Rated R, 123 min. Directed by Richard Curtis. Starring Domhnall Gleeson, Rachel McAdams, Bill Nighy, Lydia Wilson, Lindsay Duncan, Tom Hollander, Richard Cordery.
REVIEWED By Kimberley Jones, Fri., Nov. 1, 2013
Yes, this is a movie about a man who can travel back in time to do over what he bungled on the first try – a botched New Year’s Eve kiss, a pickup line that sunk like a lead balloon – but put aside the high concept. It’s really just sleight of hand to get us cooking on more earthbound concerns: how hard it can be to live in the moment, how heartbreaking it can be to admit powerlessness to fix others – or to fix fate. Lest that all sound too serious, too unsexy, the film’s enticements also include a winsome, relatable romance and a sense of humor that lands on the right side of the corny-to-sweetly-dorky continuum.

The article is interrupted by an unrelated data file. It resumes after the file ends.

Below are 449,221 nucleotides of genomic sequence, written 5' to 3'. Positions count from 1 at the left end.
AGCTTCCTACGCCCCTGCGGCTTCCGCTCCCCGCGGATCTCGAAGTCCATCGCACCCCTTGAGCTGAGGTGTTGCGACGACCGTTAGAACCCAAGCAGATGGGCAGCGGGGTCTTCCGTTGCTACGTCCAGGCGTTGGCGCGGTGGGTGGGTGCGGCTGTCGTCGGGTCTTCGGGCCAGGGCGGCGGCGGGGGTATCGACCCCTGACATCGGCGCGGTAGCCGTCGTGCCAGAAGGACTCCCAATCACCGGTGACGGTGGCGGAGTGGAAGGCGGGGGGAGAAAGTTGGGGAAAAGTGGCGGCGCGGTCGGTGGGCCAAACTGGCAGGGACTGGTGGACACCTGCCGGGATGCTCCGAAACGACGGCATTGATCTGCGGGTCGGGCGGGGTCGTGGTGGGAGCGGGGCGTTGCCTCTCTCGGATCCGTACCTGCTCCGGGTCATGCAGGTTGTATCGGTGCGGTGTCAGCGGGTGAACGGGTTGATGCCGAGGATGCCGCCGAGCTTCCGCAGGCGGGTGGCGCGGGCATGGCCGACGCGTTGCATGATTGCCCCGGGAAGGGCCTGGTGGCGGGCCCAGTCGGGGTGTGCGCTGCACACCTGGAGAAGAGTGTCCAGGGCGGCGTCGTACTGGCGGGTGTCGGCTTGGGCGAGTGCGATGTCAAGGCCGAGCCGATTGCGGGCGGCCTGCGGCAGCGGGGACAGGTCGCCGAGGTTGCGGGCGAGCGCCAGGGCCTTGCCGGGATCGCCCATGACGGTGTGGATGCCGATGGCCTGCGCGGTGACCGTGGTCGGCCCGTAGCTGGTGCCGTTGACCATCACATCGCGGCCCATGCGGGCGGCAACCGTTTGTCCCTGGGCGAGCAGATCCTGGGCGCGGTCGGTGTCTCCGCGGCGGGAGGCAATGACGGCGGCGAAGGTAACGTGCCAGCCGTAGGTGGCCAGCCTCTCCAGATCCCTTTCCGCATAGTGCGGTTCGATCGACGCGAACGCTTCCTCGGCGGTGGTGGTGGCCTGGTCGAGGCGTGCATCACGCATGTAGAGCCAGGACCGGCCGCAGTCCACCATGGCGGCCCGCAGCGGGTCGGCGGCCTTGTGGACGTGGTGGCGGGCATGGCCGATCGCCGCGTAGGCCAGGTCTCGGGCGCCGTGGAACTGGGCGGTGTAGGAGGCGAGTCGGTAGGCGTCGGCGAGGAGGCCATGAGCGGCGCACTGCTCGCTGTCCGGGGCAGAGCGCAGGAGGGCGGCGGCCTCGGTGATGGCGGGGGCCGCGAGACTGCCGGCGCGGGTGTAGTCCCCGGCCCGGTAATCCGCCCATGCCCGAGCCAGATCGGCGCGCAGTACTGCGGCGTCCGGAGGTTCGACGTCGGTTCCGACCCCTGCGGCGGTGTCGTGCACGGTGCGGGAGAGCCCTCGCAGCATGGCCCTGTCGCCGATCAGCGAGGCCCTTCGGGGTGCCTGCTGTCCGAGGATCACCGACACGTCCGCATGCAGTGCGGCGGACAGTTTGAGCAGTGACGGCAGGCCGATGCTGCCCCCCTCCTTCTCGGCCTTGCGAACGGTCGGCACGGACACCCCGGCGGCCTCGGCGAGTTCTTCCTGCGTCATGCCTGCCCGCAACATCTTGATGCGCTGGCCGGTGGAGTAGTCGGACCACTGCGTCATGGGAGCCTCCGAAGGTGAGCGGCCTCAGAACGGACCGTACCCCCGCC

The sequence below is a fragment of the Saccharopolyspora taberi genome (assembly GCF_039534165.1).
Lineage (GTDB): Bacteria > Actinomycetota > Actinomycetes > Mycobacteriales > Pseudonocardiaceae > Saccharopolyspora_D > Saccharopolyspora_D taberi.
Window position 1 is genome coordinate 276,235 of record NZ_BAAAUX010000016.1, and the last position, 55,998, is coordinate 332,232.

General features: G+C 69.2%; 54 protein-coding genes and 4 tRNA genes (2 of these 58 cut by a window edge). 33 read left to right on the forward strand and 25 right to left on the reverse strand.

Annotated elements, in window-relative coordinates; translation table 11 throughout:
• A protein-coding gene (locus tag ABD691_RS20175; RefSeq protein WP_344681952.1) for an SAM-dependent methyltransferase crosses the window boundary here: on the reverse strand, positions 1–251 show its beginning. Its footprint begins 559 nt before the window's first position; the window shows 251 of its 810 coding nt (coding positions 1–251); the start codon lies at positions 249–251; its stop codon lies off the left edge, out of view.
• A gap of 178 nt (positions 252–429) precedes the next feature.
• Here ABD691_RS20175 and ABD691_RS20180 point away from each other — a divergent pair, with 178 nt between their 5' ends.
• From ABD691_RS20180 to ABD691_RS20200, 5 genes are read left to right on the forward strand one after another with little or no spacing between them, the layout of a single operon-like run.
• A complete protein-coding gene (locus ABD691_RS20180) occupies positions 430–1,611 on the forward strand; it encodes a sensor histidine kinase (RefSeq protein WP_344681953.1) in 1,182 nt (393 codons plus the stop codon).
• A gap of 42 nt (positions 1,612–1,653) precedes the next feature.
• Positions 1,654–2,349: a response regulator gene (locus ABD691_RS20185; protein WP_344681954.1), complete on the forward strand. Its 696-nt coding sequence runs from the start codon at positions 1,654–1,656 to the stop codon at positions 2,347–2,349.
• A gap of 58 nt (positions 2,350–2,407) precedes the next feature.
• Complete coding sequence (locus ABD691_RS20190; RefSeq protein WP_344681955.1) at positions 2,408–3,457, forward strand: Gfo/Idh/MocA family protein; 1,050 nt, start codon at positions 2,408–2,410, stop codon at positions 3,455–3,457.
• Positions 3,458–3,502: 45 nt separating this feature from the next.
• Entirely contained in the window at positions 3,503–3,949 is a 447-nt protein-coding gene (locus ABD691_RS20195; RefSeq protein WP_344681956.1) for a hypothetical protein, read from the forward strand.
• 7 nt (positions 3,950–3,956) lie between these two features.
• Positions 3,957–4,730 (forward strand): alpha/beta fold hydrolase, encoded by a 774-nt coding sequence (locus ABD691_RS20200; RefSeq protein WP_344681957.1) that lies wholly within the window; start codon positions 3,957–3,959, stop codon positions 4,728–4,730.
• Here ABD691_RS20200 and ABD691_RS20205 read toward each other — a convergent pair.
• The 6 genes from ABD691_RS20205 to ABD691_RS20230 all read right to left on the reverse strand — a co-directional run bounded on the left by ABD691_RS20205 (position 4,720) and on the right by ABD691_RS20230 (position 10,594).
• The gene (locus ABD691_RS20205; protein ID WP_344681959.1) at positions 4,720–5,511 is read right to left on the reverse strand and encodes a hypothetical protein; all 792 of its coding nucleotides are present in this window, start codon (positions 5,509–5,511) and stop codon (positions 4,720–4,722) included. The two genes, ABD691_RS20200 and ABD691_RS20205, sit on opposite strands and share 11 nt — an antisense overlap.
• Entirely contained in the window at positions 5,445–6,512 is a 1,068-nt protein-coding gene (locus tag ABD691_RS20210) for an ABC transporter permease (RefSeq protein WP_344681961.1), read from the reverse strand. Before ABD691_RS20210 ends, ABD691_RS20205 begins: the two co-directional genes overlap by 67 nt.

Domhnall Gleeson is Tim, a kind but unsure, stammering sort of fellow. On his 21st birthday, his father – a fellow time traveler played by the essential Bill Nighy, all ropey and Britishy-Zen – breaks the news of their peculiar ability to move backward – but never forward – in time. The family is rounded out by a sensible, unsentimental mom (Duncan) and a whirling dervish of a sister (Wilson), who shows tiny fracture lines that portend some future breakage. Rachel McAdams plays the American who turns Tim’s knees to jelly, and with good reason: She’s like star bright, with bangs. The movie moves episodically, leisurely, through roughly a decade, and that feels like a gift: to nestle in with these extraordinary, ordinary people and get to know them.
As a writer and sometime director, Richard Curtis has made a career of strong-arming audiences into cuddles (Notting Hill, Love Actually). About Time, so full of compassion and care with handling, is something different – a kind of benevolence. I walked out of the movie wanting to fall in love, hug a small child, call my parents, and take back the half-dozen thoughtless things I’d said that day. I worried I was going soft, so I saw it again. Afterward, somewhere between a sniffle and a beam, I reached for my phone. And if I’d seen a small child, I probably would’ve lunged at it, too.